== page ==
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Turkish Import Levy Aids Domestic Producers
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The Turkish Government has increased threshold levels below which fastener importers pay VAT and import duty in cash in order to have their goods released from the port.

Since 2009 the Turkish Government has applied a threshold CIF value for imported fasteners, which establishes the minimum value per tonne on which importers have to pay Valued Added Tax at 18 percent and the appropriate import duty for the particular country of origin in cash before goods are released from the port.
The regulation applies to imports from all countries, except those of the European Union with which Turkey has a reciprocal customs union agreement, although its primary effect and target is lower cost fasteners originating in China and elsewhere in Asia. The original regulation came into force as the result of a lobbying campaign by BESIAD, the Turkish fastener manufacturers’ association, led personally by its president Mustafa Tecdelioğlu, who is also chairman of Turkey’s second largest fastener manufacturer, Cetin Civata Fasteners.
The initial thresholds varied from US$2,750 to US$3,00 per tonne depending on the type and grade of fasteners – the breakdown is based on the international tariff code system. Now the Turkish Government has increased the thresholds apparently in response to a major influx of fasteners from China. In 2011 Chinese exports of fasteners to Turkey increased by 46 percent to 78,900 tonnes.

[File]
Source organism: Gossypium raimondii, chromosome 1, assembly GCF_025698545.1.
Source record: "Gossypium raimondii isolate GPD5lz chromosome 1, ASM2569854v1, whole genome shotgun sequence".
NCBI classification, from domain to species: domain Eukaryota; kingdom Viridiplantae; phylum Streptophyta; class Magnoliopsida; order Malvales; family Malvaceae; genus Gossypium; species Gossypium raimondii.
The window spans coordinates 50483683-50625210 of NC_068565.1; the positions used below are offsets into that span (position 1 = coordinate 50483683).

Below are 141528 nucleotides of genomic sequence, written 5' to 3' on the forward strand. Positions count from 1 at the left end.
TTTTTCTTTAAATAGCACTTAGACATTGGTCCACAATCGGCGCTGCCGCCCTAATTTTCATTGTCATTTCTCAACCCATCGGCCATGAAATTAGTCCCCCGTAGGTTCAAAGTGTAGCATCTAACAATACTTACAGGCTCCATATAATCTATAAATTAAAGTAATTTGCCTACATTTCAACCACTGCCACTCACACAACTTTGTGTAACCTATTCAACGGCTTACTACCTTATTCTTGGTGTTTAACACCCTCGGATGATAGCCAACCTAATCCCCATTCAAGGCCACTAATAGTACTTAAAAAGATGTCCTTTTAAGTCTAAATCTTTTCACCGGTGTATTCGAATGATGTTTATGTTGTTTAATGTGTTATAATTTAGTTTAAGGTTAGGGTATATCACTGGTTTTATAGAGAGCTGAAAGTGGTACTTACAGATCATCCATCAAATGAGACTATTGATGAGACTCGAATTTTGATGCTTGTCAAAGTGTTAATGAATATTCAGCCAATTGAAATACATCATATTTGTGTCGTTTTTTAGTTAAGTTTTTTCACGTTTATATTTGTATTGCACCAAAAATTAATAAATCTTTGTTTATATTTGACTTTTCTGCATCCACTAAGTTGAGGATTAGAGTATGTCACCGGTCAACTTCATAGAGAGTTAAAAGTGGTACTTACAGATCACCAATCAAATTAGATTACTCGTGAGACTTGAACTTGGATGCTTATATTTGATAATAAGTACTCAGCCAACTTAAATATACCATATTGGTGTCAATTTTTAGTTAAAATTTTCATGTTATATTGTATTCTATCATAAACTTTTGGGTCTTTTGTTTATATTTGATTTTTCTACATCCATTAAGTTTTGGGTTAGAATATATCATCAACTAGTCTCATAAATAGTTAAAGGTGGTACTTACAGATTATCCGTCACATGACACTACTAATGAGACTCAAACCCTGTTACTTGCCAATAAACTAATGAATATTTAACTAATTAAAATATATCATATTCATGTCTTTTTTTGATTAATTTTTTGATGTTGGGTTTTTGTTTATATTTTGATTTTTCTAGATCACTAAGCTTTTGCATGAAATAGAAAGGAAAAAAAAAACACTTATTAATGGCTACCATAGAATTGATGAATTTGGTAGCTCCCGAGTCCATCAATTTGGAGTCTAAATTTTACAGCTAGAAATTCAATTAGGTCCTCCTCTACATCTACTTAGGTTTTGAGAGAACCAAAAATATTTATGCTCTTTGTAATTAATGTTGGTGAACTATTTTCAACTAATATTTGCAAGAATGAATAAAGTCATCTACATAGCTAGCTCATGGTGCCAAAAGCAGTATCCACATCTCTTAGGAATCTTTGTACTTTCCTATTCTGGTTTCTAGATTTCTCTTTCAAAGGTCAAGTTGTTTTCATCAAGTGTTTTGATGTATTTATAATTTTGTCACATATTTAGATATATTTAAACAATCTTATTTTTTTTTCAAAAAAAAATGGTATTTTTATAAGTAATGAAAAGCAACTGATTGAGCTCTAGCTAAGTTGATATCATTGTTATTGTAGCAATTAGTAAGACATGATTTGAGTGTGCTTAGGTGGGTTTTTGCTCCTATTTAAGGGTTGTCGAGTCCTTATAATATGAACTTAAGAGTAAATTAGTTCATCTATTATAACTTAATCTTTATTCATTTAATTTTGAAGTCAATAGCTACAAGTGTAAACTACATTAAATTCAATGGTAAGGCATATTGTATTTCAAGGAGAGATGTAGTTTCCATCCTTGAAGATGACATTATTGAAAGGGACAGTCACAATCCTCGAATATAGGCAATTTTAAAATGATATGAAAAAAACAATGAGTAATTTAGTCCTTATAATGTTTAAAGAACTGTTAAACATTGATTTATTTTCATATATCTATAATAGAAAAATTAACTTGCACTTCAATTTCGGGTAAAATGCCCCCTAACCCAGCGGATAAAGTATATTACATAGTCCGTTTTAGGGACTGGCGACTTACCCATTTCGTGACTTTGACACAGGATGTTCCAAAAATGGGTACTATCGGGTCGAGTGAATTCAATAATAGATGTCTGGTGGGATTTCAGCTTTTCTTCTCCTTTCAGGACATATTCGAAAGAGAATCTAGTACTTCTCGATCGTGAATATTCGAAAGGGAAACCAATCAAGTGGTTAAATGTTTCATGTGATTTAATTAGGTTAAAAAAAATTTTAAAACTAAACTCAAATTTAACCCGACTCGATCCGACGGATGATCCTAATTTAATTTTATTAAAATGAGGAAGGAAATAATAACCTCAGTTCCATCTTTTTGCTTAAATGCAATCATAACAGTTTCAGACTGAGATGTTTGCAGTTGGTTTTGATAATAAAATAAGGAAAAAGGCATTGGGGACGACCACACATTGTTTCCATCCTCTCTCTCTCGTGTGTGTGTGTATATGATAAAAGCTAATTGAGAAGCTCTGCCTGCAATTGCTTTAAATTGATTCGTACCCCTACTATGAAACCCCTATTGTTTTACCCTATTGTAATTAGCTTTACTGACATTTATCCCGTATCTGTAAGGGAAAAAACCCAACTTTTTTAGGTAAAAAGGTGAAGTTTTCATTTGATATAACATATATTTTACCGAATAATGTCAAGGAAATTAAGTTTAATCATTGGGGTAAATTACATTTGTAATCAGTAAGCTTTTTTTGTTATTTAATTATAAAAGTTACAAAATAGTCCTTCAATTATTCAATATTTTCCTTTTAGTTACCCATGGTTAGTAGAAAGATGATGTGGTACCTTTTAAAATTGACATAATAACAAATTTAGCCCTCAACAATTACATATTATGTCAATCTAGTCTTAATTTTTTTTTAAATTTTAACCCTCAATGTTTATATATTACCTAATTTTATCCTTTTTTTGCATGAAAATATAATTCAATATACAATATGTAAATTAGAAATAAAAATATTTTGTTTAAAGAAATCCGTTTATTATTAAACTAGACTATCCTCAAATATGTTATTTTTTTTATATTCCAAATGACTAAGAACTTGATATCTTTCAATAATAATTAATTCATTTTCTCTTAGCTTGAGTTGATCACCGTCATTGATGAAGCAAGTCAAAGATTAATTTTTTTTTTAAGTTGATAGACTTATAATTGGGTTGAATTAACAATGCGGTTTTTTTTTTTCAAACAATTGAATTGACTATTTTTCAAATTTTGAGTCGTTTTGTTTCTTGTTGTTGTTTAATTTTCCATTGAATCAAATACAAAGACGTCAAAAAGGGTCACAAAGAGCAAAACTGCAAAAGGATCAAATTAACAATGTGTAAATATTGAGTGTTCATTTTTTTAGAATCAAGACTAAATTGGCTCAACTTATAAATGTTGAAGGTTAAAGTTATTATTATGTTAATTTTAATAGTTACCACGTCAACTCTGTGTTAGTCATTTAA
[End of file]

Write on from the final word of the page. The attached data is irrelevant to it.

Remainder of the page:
The CIF threshold value for stainless steel fasteners and high tensile carbon steel bolts has increased nearly 29 percent from US$3,500 per ton to US$4,500. For all other fasteners including screws, nuts, washers and some types of nails the threshold value has increased by more than 45 percent from US$2,750/t to US$4,000/t. The levies apply to import consignments weighing more than 2 tonnes.
Fastener + Fixing Magazine has talked with contacts in the Turkish fastener industry who report a rapid effect from the increased level of protection. Domestic producers have increased their selling prices in response to stronger demand and two producers have already invested to develop an estimated 2,000 tonne per month capacity for chipboard screws. Others are reported to be looking to invest in new machines to increase production capacity.
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